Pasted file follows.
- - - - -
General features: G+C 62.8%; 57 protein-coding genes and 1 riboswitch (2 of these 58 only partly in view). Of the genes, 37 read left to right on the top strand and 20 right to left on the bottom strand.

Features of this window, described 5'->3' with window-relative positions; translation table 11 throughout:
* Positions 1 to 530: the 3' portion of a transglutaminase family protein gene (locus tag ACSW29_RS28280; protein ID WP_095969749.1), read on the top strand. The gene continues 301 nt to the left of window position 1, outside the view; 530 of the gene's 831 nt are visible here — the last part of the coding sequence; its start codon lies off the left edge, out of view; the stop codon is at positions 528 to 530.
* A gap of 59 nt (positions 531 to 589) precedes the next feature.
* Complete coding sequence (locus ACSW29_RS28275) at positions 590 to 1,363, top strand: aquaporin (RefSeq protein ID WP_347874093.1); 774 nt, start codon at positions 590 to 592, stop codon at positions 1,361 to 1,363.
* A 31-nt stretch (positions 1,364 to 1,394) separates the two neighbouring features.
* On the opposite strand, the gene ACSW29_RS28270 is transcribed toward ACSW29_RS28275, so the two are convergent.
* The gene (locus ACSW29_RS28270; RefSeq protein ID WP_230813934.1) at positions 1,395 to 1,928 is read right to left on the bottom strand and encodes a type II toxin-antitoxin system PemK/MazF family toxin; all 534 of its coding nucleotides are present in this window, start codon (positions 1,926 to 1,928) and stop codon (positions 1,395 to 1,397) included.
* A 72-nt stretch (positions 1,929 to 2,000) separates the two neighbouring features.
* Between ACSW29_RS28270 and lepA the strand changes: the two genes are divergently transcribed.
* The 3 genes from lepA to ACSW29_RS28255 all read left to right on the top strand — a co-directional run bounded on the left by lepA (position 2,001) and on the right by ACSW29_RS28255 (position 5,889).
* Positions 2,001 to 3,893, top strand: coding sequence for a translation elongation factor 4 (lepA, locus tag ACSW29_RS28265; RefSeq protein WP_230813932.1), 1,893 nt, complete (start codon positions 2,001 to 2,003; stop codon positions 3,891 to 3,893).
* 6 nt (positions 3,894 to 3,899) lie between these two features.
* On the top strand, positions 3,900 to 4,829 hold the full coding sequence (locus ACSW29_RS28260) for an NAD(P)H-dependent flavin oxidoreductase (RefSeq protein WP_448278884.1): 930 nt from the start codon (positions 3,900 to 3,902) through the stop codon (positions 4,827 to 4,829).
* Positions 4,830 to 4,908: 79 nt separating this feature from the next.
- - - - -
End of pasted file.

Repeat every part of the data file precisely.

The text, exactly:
General features: G+C 62.8%; 57 protein-coding genes and 1 riboswitch (2 of these 58 only partly in view). Of the genes, 37 read left to right on the top strand and 20 right to left on the bottom strand.

Features of this window, described 5'->3' with window-relative positions; translation table 11 throughout:
* Positions 1 to 530: the 3' portion of a transglutaminase family protein gene (locus tag ACSW29_RS28280; protein ID WP_095969749.1), read on the top strand. The gene continues 301 nt to the left of window position 1, outside the view; 530 of the gene's 831 nt are visible here — the last part of the coding sequence; its start codon lies off the left edge, out of view; the stop codon is at positions 528 to 530.
* A gap of 59 nt (positions 531 to 589) precedes the next feature.
* Complete coding sequence (locus ACSW29_RS28275) at positions 590 to 1,363, top strand: aquaporin (RefSeq protein ID WP_347874093.1); 774 nt, start codon at positions 590 to 592, stop codon at positions 1,361 to 1,363.
* A 31-nt stretch (positions 1,364 to 1,394) separates the two neighbouring features.
* On the opposite strand, the gene ACSW29_RS28270 is transcribed toward ACSW29_RS28275, so the two are convergent.
* The gene (locus ACSW29_RS28270; RefSeq protein ID WP_230813934.1) at positions 1,395 to 1,928 is read right to left on the bottom strand and encodes a type II toxin-antitoxin system PemK/MazF family toxin; all 534 of its coding nucleotides are present in this window, start codon (positions 1,926 to 1,928) and stop codon (positions 1,395 to 1,397) included.
* A 72-nt stretch (positions 1,929 to 2,000) separates the two neighbouring features.
* Between ACSW29_RS28270 and lepA the strand changes: the two genes are divergently transcribed.
* The 3 genes from lepA to ACSW29_RS28255 all read left to right on the top strand — a co-directional run bounded on the left by lepA (position 2,001) and on the right by ACSW29_RS28255 (position 5,889).
* Positions 2,001 to 3,893, top strand: coding sequence for a translation elongation factor 4 (lepA, locus tag ACSW29_RS28265; RefSeq protein WP_230813932.1), 1,893 nt, complete (start codon positions 2,001 to 2,003; stop codon positions 3,891 to 3,893).
* 6 nt (positions 3,894 to 3,899) lie between these two features.
* On the top strand, positions 3,900 to 4,829 hold the full coding sequence (locus ACSW29_RS28260) for an NAD(P)H-dependent flavin oxidoreductase (RefSeq protein WP_448278884.1): 930 nt from the start codon (positions 3,900 to 3,902) through the stop codon (positions 4,827 to 4,829).
* Positions 4,830 to 4,908: 79 nt separating this feature from the next.